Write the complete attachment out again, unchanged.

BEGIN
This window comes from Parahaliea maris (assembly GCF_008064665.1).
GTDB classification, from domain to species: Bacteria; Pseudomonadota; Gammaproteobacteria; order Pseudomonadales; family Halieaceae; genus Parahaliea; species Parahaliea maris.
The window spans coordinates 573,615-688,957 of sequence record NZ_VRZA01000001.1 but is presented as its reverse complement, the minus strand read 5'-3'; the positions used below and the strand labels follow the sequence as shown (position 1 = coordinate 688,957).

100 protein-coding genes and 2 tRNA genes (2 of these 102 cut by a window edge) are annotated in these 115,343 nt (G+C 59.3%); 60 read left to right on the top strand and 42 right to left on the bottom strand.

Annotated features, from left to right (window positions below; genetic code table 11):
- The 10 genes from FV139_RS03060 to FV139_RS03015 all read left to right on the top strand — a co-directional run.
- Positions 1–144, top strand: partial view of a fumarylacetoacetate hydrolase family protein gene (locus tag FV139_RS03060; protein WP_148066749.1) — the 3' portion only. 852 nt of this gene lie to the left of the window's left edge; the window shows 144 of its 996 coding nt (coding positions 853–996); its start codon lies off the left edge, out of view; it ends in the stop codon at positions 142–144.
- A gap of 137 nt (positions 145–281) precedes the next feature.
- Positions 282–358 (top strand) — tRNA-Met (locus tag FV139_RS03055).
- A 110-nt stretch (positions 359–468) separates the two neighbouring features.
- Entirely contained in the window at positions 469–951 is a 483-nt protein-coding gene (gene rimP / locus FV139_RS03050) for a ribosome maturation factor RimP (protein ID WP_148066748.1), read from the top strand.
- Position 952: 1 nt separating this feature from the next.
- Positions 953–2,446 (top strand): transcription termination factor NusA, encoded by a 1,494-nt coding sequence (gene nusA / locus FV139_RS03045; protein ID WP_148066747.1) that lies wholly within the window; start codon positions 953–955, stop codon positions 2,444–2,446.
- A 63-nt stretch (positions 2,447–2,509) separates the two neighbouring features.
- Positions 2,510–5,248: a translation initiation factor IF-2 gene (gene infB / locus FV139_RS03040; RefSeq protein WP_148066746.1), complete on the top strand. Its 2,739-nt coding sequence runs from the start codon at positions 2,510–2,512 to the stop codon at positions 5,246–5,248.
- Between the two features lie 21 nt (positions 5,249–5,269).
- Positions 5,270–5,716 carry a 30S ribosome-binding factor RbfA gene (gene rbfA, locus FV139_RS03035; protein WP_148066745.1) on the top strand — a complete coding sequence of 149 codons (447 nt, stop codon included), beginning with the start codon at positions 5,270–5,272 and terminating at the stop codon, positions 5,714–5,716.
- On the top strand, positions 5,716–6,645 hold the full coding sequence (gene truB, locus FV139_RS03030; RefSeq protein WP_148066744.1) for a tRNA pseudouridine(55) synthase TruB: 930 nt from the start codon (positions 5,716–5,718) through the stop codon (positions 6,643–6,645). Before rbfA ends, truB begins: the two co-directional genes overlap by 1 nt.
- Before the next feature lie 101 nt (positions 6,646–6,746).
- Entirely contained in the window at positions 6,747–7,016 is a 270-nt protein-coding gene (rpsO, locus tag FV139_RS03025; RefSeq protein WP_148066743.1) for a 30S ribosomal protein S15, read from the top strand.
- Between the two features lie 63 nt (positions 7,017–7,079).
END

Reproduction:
This window comes from Parahaliea maris (assembly GCF_008064665.1).
GTDB classification, from domain to species: Bacteria; Pseudomonadota; Gammaproteobacteria; order Pseudomonadales; family Halieaceae; genus Parahaliea; species Parahaliea maris.
The window spans coordinates 573,615-688,957 of sequence record NZ_VRZA01000001.1 but is presented as its reverse complement, the minus strand read 5'-3'; the positions used below and the strand labels follow the sequence as shown (position 1 = coordinate 688,957).

100 protein-coding genes and 2 tRNA genes (2 of these 102 cut by a window edge) are annotated in these 115,343 nt (G+C 59.3%); 60 read left to right on the top strand and 42 right to left on the bottom strand.

Annotated features, from left to right (window positions below; genetic code table 11):
- The 10 genes from FV139_RS03060 to FV139_RS03015 all read left to right on the top strand — a co-directional run.
- Positions 1–144, top strand: partial view of a fumarylacetoacetate hydrolase family protein gene (locus tag FV139_RS03060; protein WP_148066749.1) — the 3' portion only. 852 nt of this gene lie to the left of the window's left edge; the window shows 144 of its 996 coding nt (coding positions 853–996); its start codon lies off the left edge, out of view; it ends in the stop codon at positions 142–144.
- A gap of 137 nt (positions 145–281) precedes the next feature.
- Positions 282–358 (top strand) — tRNA-Met (locus tag FV139_RS03055).
- A 110-nt stretch (positions 359–468) separates the two neighbouring features.
- Entirely contained in the window at positions 469–951 is a 483-nt protein-coding gene (gene rimP / locus FV139_RS03050) for a ribosome maturation factor RimP (protein ID WP_148066748.1), read from the top strand.
- Position 952: 1 nt separating this feature from the next.
- Positions 953–2,446 (top strand): transcription termination factor NusA, encoded by a 1,494-nt coding sequence (gene nusA / locus FV139_RS03045; protein ID WP_148066747.1) that lies wholly within the window; start codon positions 953–955, stop codon positions 2,444–2,446.
- A 63-nt stretch (positions 2,447–2,509) separates the two neighbouring features.
- Positions 2,510–5,248: a translation initiation factor IF-2 gene (gene infB / locus FV139_RS03040; RefSeq protein WP_148066746.1), complete on the top strand. Its 2,739-nt coding sequence runs from the start codon at positions 2,510–2,512 to the stop codon at positions 5,246–5,248.
- Between the two features lie 21 nt (positions 5,249–5,269).
- Positions 5,270–5,716 carry a 30S ribosome-binding factor RbfA gene (gene rbfA, locus FV139_RS03035; protein WP_148066745.1) on the top strand — a complete coding sequence of 149 codons (447 nt, stop codon included), beginning with the start codon at positions 5,270–5,272 and terminating at the stop codon, positions 5,714–5,716.
- On the top strand, positions 5,716–6,645 hold the full coding sequence (gene truB, locus FV139_RS03030; RefSeq protein WP_148066744.1) for a tRNA pseudouridine(55) synthase TruB: 930 nt from the start codon (positions 5,716–5,718) through the stop codon (positions 6,643–6,645). Before rbfA ends, truB begins: the two co-directional genes overlap by 1 nt.
- Before the next feature lie 101 nt (positions 6,646–6,746).
- Entirely contained in the window at positions 6,747–7,016 is a 270-nt protein-coding gene (rpsO, locus tag FV139_RS03025; RefSeq protein WP_148066743.1) for a 30S ribosomal protein S15, read from the top strand.
- Between the two features lie 63 nt (positions 7,017–7,079).